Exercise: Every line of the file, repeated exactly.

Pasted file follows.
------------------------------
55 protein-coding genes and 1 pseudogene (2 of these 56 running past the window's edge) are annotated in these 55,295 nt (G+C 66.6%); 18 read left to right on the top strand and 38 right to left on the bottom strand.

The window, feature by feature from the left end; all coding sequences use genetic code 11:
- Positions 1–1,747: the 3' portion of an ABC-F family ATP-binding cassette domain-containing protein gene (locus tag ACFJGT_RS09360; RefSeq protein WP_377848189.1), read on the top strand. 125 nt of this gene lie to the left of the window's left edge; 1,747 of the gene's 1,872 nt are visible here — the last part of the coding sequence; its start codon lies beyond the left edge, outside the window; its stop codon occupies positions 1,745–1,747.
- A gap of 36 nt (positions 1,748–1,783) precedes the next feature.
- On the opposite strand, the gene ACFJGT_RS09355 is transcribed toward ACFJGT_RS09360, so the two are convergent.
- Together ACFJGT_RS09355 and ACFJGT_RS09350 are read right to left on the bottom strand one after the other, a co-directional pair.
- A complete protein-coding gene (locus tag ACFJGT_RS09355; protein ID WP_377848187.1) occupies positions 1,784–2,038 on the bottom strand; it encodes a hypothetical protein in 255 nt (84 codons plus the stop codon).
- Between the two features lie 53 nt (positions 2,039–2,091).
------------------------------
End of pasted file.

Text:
55 protein-coding genes and 1 pseudogene (2 of these 56 running past the window's edge) are annotated in these 55,295 nt (G+C 66.6%); 18 read left to right on the top strand and 38 right to left on the bottom strand.

The window, feature by feature from the left end; all coding sequences use genetic code 11:
- Positions 1–1,747: the 3' portion of an ABC-F family ATP-binding cassette domain-containing protein gene (locus tag ACFJGT_RS09360; RefSeq protein WP_377848189.1), read on the top strand. 125 nt of this gene lie to the left of the window's left edge; 1,747 of the gene's 1,872 nt are visible here — the last part of the coding sequence; its start codon lies beyond the left edge, outside the window; its stop codon occupies positions 1,745–1,747.
- A gap of 36 nt (positions 1,748–1,783) precedes the next feature.
- On the opposite strand, the gene ACFJGT_RS09355 is transcribed toward ACFJGT_RS09360, so the two are convergent.
- Together ACFJGT_RS09355 and ACFJGT_RS09350 are read right to left on the bottom strand one after the other, a co-directional pair.
- A complete protein-coding gene (locus tag ACFJGT_RS09355; protein ID WP_377848187.1) occupies positions 1,784–2,038 on the bottom strand; it encodes a hypothetical protein in 255 nt (84 codons plus the stop codon).
- Between the two features lie 53 nt (positions 2,039–2,091).